From HandWiki
Jump to: navigation, search
Mailpile Vertical Logo.svg
Original author(s)Bjarni Rúnar Einarsson, Brennan Novak, Smári McCarthy[1][2]
Developer(s)The Mailpile Team
Initial release13 September 2014; 6 years ago (2014-09-13)[3]
Written inPython
Operating systemLinux, macOS, Windows
PlatformWeb platform
Available inMore than 14 languages[4] Arabic (ar) Danish (da_DK) German (de) Greek (el_GR) Spanish (es_ES) French (fr_FR) Croatian (hr) Icelandic (is) Japanese (ja) Lithuanian (lt) Norwegian Bokmål (nb_NO) Dutch (nl_BE) Dutch (nl_NL) Polish (pl) Portuguese (pt_BR) Russian (ru_RU) Albanian (sq) Swedish (sv) Ukrainian (uk) Chinese (zh_CN)
LicenseAffero General Public License v3[5]

Mailpile is a free and open-source email client with the main focus of privacy and usability. It is a webmail client, albeit one run from the user's computer, as a downloaded program launched as a local website.


In the default setup of the program, the user is given a public and a private PGP key, for the purpose of (respectively) receiving encrypted email and then decrypting it.[6] Mailpile uses PGP and stores all locally generated files in encrypted form on-disk. The client takes an opportunistic approach to finding other users to encrypt to, those that support it, and integrates this in the process of sending email.


Mailpile started out as a search engine in 2011.[1]


The project gained recognition following an Indiegogo crowdfunding campaign, raising $163,192 between August and September 2013.[7][8] In the middle of the campaign, PayPal froze a large portion of the raised funds, and subsequently released them after Mailpile took the issue to the public on blogs and social media platforms including Twitter.[9][10]



The first publicly tagged release 0.1.0[11] from January 2014 included an original typeface (also by the name of "Mailpile"), UI feedback of encryption and signatures, custom search engine, integrated spam-filtering support, and localization to around 30 languages.[12]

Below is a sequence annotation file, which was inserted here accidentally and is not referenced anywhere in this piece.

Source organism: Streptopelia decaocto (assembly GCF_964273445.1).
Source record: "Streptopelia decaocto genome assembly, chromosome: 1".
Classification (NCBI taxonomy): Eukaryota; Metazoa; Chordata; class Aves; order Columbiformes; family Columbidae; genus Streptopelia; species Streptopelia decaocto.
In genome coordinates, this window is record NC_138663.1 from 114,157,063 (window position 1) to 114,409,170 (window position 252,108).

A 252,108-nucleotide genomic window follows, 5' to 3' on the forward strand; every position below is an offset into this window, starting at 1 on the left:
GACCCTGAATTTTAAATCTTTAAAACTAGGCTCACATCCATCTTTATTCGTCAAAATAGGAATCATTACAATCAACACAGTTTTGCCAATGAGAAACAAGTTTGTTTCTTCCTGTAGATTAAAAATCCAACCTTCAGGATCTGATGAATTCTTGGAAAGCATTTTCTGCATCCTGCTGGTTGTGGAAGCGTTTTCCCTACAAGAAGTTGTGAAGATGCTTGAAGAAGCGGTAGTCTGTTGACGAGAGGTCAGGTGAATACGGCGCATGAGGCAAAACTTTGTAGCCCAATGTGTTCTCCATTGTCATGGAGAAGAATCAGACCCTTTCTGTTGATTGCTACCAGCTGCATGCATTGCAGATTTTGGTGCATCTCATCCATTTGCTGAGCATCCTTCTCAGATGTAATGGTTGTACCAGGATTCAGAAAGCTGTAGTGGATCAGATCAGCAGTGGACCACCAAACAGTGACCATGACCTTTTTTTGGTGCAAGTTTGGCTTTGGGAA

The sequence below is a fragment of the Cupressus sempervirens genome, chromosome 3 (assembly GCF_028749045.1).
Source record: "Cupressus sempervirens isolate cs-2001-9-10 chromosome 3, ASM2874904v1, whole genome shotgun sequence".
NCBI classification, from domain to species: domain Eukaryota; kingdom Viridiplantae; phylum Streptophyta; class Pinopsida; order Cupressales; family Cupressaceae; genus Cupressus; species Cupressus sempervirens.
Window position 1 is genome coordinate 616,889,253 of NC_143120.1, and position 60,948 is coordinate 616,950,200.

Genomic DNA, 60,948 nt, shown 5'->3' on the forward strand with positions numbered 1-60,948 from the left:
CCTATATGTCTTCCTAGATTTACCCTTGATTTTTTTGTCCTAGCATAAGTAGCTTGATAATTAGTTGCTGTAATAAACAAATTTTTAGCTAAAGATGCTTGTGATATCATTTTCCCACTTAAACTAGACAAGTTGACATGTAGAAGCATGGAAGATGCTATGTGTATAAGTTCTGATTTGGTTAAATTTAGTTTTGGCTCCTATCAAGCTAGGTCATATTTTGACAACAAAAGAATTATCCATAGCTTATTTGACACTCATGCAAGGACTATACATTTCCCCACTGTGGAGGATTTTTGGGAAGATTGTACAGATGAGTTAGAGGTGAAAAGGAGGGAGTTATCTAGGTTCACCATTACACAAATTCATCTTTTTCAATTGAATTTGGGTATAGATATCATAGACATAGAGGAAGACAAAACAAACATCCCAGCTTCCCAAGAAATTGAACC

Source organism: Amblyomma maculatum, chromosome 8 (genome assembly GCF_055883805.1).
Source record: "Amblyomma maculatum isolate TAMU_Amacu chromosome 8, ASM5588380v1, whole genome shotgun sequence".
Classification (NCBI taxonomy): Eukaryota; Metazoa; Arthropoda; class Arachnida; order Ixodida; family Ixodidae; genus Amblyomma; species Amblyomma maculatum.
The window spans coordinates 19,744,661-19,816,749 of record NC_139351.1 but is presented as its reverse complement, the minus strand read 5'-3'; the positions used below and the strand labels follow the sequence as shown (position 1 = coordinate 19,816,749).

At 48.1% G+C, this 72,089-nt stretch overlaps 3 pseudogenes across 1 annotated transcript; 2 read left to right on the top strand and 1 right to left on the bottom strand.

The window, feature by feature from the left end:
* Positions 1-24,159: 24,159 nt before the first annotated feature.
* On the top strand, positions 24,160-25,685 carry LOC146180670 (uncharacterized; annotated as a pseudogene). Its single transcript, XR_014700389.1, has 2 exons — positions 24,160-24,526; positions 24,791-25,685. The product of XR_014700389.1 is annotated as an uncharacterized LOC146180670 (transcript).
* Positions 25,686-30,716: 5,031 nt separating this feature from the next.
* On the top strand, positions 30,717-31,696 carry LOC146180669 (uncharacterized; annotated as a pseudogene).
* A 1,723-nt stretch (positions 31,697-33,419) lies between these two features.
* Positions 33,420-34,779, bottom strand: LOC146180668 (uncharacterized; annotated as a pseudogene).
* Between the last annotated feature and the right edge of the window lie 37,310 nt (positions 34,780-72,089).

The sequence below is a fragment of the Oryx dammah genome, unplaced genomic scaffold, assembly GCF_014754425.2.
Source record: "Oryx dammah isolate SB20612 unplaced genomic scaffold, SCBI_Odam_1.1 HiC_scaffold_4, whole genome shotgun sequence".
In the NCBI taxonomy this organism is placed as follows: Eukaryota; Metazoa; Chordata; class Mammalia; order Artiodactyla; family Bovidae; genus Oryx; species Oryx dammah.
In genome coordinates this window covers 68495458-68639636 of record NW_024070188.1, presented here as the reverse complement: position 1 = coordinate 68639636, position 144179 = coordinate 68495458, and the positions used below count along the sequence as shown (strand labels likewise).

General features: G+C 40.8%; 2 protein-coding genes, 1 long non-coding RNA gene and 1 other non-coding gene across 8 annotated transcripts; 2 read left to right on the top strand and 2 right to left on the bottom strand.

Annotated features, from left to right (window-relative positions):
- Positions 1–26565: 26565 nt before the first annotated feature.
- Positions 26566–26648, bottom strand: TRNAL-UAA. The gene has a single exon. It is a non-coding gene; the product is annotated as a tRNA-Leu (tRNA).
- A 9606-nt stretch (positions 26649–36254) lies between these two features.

Alpha II

July 2014 This release introduced storing logs encrypted, partial native IMAP support, and the spam filtering engine gained more ways to auto-classify e-mail. The graphical interface was revamped. A wizard was introduced to help users with account setup.[13]


Mailpile released a beta version in September 2014.[14][15]

Beta II

January 2015 1024 bit keys were no longer being generated, in favour of stronger, 4096 bit PGP keys.[16]

Beta III

July 2015[17]

Release Candidate

A preliminary version of the 1.0 version was released on 13 August at the Dutch SHA2017 Hacker Camp, where the main developer gave a talk about the project.[18]


  1. Finley, Klint (August 26, 2013). "Open Sourcers Pitch Secure Email in Dark Age of PRISM". Wired. Retrieved March 8, 2014. 
  2. "". Mailpile Team. Retrieved 2014-02-21. 
  3. Mailpile Team (13 September 2014). "One Year Later: Mailpile Beta". Retrieved 29 September 2014. 
  4. "Mailpile translation statistics". 1 September 2014. Retrieved 2014-09-13. 
  5. "Licensing AGPLv3". Retrieved 8 September 2015. 
  6. Finley, Klint (3 September 2014). "The Open Source Tool That Lets You Send Encrypted Emails to Anyone". Retrieved 29 September 2014. 
  7. Lomas, Natasha (20 August 2013). "Mailpile Is A Pro-Privacy, Open Source Webmail Project That's Raised ~$100,000 On Indiegogo". Retrieved 29 September 2014. 
  8. "Mailpile - taking e-mail back". Retrieved 29 September 2014. 
  9. Hutchinson, Lee (5 September 2013). "PayPal freezes $45,000 of Mailpile's crowdfunded dollars". Retrieved 29 September 2014. 
  10. Masnick, Mike (5 September 2013). "Insanity: PayPal Freezes Mailpile's Account, Demands Excessive Info To Get Access". Retrieved 29 September 2014. 
  11. Release Notes 201401 Alpha, GitHub, 1 February 2014
  12. Mailpile Team (1 February 2014). "Alpha Release: Shipping Bits and Atoms". Retrieved 21 February 2014. 
  13. Release Notes 201406 Alpha II, GitHub, 3 July 2014
  14. Release Notes 201409 Beta, GitHub, 30 September 2014
  15. Hutchinson, Lee (15 September 2014). "Mailpile enters beta—It's like Gmail, but you run it on your own computer". Retrieved 29 September 2014. 
  16. Release Notes 201501 Beta II, GitHub, 20 January 2015
  17. Release Notes 201507 Beta III, GitHub, 2 May 2017
  18. Bjarni Rúnar: Mailpile: Still Hacking Anyway, mailpile : blog, 13 August 2017

External links